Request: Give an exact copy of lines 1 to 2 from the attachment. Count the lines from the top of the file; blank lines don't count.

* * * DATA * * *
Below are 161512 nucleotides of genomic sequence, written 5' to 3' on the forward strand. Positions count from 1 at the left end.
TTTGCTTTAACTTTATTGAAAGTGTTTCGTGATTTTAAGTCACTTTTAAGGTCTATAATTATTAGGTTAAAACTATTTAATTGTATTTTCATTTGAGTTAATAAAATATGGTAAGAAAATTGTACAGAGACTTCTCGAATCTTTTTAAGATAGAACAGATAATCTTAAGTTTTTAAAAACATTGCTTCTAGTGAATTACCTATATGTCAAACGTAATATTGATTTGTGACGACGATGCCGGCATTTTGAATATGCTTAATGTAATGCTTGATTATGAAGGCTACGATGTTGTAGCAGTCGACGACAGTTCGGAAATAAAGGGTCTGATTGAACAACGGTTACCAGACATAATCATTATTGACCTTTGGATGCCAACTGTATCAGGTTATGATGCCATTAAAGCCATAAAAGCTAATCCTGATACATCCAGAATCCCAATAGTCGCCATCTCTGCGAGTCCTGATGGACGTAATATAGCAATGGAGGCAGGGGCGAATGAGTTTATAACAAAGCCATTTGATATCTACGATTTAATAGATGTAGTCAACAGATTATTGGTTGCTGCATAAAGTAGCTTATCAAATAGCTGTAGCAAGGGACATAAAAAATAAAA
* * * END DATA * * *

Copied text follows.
Below are 161512 nucleotides of genomic sequence, written 5' to 3' on the forward strand. Positions count from 1 at the left end.
TTTGCTTTAACTTTATTGAAAGTGTTTCGTGATTTTAAGTCACTTTTAAGGTCTATAATTATTAGGTTAAAACTATTTAATTGTATTTTCATTTGAGTTAATAAAATATGGTAAGAAAATTGTACAGAGACTTCTCGAATCTTTTTAAGATAGAACAGATAATCTTAAGTTTTTAAAAACATTGCTTCTAGTGAATTACCTATATGTCAAACGTAATATTGATTTGTGACGACGATGCCGGCATTTTGAATATGCTTAATGTAATGCTTGATTATGAAGGCTACGATGTTGTAGCAGTCGACGACAGTTCGGAAATAAAGGGTCTGATTGAACAACGGTTACCAGACATAATCATTATTGACCTTTGGATGCCAACTGTATCAGGTTATGATGCCATTAAAGCCATAAAAGCTAATCCTGATACATCCAGAATCCCAATAGTCGCCATCTCTGCGAGTCCTGATGGACGTAATATAGCAATGGAGGCAGGGGCGAATGAGTTTATAACAAAGCCATTTGATATCTACGATTTAATAGATGTAGTCAACAGATTATTGGTTGCTGCATAAAGTAGCTTATCAAATAGCTGTAGCAAGGGACATAAAAAATAAAA